KCWI captures highly detailed spectral images of cosmic objects to reveal their temperature, motion, density, mass, distance, chemical composition, and more. The instrument is designed to study the wispy cosmic web; it will also observe many other astronomical phenomena, including young stars, evolved stars, supernovas, star clusters, and galaxies.
“I’m incredibly excited. These moments happen only a few times in one’s life as a scientist,” says principal investigator Christopher Martin, professor of physics at Caltech. “To take a powerful new instrument, a tool for looking at the universe in a completely novel way, and install it at the greatest observatory in the world is a dream for an astronomer. This is one of the best days of my life.”
Martin and his Caltech team, in collaboration with scientists at UC Santa Cruz and with industrial partners, designed and built the 5-ton instrument—about the size of an ice cream truck. It was then shipped from California to Hawaii on January 12. Since then, Keck Observatory’s team has been working diligently to install and test KCWI on Keck II, one of the twin 10-meter Keck Observatory telescopes.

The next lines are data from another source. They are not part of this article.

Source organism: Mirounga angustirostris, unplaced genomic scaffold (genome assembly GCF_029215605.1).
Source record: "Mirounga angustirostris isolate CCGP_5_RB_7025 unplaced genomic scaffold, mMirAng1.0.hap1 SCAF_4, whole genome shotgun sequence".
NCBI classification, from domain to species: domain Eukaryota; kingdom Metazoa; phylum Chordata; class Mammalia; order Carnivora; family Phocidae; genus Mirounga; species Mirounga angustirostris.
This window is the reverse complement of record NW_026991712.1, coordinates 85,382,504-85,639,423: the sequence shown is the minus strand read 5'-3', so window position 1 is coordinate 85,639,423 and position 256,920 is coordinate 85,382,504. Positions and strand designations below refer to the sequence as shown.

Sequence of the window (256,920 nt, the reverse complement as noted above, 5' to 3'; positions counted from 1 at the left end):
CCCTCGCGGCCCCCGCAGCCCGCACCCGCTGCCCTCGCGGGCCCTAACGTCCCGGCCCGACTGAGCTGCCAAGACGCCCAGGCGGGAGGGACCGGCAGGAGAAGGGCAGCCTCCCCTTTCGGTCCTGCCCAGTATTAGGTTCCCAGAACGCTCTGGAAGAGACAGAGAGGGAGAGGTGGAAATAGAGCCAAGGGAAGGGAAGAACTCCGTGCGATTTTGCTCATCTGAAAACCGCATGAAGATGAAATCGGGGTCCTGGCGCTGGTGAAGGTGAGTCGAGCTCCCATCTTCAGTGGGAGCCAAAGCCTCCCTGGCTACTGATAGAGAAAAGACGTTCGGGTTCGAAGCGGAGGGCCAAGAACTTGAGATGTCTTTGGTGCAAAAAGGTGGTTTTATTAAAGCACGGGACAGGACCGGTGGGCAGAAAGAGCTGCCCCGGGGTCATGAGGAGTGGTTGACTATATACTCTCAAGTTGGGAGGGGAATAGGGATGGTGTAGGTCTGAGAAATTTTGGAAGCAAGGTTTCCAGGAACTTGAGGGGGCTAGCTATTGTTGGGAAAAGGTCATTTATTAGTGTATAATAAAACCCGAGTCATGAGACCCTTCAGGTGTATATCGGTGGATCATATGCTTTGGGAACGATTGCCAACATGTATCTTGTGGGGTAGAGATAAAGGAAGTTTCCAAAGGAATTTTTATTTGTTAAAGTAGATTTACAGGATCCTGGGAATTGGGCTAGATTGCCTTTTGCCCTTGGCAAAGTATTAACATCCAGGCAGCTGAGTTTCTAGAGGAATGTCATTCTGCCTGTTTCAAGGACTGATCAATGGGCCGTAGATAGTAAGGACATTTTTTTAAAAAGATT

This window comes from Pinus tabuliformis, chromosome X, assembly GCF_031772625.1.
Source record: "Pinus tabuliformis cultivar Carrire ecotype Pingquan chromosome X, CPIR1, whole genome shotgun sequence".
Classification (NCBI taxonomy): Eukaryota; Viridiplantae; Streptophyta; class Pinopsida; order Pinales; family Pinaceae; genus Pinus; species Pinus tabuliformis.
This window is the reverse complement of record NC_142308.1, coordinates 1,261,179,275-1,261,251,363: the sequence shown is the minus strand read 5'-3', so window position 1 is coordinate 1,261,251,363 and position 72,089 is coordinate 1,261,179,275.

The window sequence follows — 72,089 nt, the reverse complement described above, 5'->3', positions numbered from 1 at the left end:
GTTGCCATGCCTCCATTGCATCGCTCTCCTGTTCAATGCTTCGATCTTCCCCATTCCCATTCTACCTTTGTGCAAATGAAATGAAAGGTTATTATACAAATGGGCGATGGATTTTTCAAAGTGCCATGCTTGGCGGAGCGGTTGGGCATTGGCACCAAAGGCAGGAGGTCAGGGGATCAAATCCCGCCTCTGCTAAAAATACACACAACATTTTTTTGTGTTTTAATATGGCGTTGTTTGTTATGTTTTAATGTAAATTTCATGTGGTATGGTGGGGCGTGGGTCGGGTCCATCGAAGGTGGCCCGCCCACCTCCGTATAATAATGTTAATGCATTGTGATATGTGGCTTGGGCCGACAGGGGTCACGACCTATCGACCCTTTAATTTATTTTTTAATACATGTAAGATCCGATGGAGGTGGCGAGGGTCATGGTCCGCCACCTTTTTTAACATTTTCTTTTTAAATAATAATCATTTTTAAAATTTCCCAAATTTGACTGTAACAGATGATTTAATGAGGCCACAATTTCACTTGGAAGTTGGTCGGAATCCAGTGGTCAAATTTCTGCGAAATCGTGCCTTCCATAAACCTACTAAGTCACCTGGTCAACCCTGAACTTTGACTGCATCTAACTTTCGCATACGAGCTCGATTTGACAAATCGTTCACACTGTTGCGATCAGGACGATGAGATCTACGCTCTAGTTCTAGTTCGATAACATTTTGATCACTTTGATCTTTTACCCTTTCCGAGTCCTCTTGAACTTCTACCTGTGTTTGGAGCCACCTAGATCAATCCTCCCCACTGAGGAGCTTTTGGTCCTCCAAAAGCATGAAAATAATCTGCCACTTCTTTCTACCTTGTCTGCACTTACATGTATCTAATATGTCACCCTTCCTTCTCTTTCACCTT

“KCWI will really raise the bar in terms of Keck Observatory’s capabilities,” says Anne Kinney, chief scientist at Keck Observatory. “I think it will become the most popular instrument we have, because it will be able to do a great breadth of science, increasing our ability to understand and untangle the effects of dark matter in galaxy formation.”
The W. M. Keck Observatory is a private 501(c)3 nonprofit organization and a scientific partnership of Caltech, the University of California, and NASA.